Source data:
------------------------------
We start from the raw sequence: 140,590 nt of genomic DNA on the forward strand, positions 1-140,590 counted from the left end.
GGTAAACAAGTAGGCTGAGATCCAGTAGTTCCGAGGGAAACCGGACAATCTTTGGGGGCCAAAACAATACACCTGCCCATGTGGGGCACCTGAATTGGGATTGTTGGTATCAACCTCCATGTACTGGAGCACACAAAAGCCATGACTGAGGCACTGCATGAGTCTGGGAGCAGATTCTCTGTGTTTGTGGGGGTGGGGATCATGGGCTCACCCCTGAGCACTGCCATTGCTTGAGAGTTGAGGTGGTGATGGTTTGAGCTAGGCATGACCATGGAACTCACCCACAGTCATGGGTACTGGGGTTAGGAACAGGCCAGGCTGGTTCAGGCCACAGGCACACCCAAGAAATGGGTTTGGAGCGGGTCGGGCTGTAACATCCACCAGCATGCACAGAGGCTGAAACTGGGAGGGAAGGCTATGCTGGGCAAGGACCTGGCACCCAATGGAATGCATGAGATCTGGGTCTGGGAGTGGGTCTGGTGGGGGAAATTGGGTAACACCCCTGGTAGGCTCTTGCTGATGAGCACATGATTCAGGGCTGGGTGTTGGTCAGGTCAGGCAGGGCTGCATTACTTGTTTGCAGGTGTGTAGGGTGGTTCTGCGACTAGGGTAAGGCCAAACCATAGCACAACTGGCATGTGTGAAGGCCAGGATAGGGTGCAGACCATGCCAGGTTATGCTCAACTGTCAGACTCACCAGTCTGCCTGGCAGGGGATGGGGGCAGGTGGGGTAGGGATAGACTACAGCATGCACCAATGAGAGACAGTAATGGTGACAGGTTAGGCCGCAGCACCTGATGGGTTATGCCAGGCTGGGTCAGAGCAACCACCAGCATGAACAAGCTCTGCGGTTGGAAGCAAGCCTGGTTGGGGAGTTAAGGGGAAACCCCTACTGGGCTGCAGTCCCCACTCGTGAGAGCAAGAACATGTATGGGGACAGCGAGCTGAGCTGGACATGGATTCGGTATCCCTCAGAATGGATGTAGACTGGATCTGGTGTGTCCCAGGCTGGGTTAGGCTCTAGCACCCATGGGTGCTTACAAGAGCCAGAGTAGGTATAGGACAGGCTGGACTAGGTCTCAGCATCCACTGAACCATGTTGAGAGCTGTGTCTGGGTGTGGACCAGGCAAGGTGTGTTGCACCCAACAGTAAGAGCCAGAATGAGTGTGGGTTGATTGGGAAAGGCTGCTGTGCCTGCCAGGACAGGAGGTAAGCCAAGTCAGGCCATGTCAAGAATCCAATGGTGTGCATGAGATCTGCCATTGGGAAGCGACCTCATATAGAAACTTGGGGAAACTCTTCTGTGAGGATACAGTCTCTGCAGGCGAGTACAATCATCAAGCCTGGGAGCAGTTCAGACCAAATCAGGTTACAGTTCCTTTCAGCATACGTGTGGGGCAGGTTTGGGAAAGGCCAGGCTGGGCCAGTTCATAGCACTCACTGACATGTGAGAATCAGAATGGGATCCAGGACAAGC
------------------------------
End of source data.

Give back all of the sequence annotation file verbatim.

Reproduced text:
We start from the raw sequence: 140,590 nt of genomic DNA on the forward strand, positions 1-140,590 counted from the left end.
GGTAAACAAGTAGGCTGAGATCCAGTAGTTCCGAGGGAAACCGGACAATCTTTGGGGGCCAAAACAATACACCTGCCCATGTGGGGCACCTGAATTGGGATTGTTGGTATCAACCTCCATGTACTGGAGCACACAAAAGCCATGACTGAGGCACTGCATGAGTCTGGGAGCAGATTCTCTGTGTTTGTGGGGGTGGGGATCATGGGCTCACCCCTGAGCACTGCCATTGCTTGAGAGTTGAGGTGGTGATGGTTTGAGCTAGGCATGACCATGGAACTCACCCACAGTCATGGGTACTGGGGTTAGGAACAGGCCAGGCTGGTTCAGGCCACAGGCACACCCAAGAAATGGGTTTGGAGCGGGTCGGGCTGTAACATCCACCAGCATGCACAGAGGCTGAAACTGGGAGGGAAGGCTATGCTGGGCAAGGACCTGGCACCCAATGGAATGCATGAGATCTGGGTCTGGGAGTGGGTCTGGTGGGGGAAATTGGGTAACACCCCTGGTAGGCTCTTGCTGATGAGCACATGATTCAGGGCTGGGTGTTGGTCAGGTCAGGCAGGGCTGCATTACTTGTTTGCAGGTGTGTAGGGTGGTTCTGCGACTAGGGTAAGGCCAAACCATAGCACAACTGGCATGTGTGAAGGCCAGGATAGGGTGCAGACCATGCCAGGTTATGCTCAACTGTCAGACTCACCAGTCTGCCTGGCAGGGGATGGGGGCAGGTGGGGTAGGGATAGACTACAGCATGCACCAATGAGAGACAGTAATGGTGACAGGTTAGGCCGCAGCACCTGATGGGTTATGCCAGGCTGGGTCAGAGCAACCACCAGCATGAACAAGCTCTGCGGTTGGAAGCAAGCCTGGTTGGGGAGTTAAGGGGAAACCCCTACTGGGCTGCAGTCCCCACTCGTGAGAGCAAGAACATGTATGGGGACAGCGAGCTGAGCTGGACATGGATTCGGTATCCCTCAGAATGGATGTAGACTGGATCTGGTGTGTCCCAGGCTGGGTTAGGCTCTAGCACCCATGGGTGCTTACAAGAGCCAGAGTAGGTATAGGACAGGCTGGACTAGGTCTCAGCATCCACTGAACCATGTTGAGAGCTGTGTCTGGGTGTGGACCAGGCAAGGTGTGTTGCACCCAACAGTAAGAGCCAGAATGAGTGTGGGTTGATTGGGAAAGGCTGCTGTGCCTGCCAGGACAGGAGGTAAGCCAAGTCAGGCCATGTCAAGAATCCAATGGTGTGCATGAGATCTGCCATTGGGAAGCGACCTCATATAGAAACTTGGGGAAACTCTTCTGTGAGGATACAGTCTCTGCAGGCGAGTACAATCATCAAGCCTGGGAGCAGTTCAGACCAAATCAGGTTACAGTTCCTTTCAGCATACGTGTGGGGCAGGTTTGGGAAAGGCCAGGCTGGGCCAGTTCATAGCACTCACTGACATGTGAGAATCAGAATGGGATCCAGGACAAGC